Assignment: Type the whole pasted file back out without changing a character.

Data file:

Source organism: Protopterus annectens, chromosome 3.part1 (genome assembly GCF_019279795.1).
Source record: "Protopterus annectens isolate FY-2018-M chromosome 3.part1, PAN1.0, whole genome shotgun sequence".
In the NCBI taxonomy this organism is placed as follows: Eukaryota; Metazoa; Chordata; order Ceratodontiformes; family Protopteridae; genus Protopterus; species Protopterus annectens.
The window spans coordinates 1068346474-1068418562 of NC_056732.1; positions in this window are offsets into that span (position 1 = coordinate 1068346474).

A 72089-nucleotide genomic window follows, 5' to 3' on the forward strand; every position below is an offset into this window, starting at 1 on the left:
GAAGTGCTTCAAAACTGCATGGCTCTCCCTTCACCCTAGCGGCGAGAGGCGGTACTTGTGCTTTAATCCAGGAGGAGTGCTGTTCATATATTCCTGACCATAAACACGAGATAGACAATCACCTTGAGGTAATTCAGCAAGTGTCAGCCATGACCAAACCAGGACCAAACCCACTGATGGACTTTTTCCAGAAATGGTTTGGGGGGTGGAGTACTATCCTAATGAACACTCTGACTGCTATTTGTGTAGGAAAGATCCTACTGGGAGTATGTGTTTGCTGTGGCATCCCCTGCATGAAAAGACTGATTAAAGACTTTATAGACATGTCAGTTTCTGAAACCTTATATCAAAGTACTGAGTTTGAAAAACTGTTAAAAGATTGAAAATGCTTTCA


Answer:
Source organism: Protopterus annectens, chromosome 3.part1 (genome assembly GCF_019279795.1).
Source record: "Protopterus annectens isolate FY-2018-M chromosome 3.part1, PAN1.0, whole genome shotgun sequence".
In the NCBI taxonomy this organism is placed as follows: Eukaryota; Metazoa; Chordata; order Ceratodontiformes; family Protopteridae; genus Protopterus; species Protopterus annectens.
The window spans coordinates 1068346474-1068418562 of NC_056732.1; positions in this window are offsets into that span (position 1 = coordinate 1068346474).

A 72089-nucleotide genomic window follows, 5' to 3' on the forward strand; every position below is an offset into this window, starting at 1 on the left:
GAAGTGCTTCAAAACTGCATGGCTCTCCCTTCACCCTAGCGGCGAGAGGCGGTACTTGTGCTTTAATCCAGGAGGAGTGCTGTTCATATATTCCTGACCATAAACACGAGATAGACAATCACCTTGAGGTAATTCAGCAAGTGTCAGCCATGACCAAACCAGGACCAAACCCACTGATGGACTTTTTCCAGAAATGGTTTGGGGGGTGGAGTACTATCCTAATGAACACTCTGACTGCTATTTGTGTAGGAAAGATCCTACTGGGAGTATGTGTTTGCTGTGGCATCCCCTGCATGAAAAGACTGATTAAAGACTTTATAGACATGTCAGTTTCTGAAACCTTATATCAAAGTACTGAGTTTGAAAAACTGTTAAAAGATTGAAAATGCTTTCA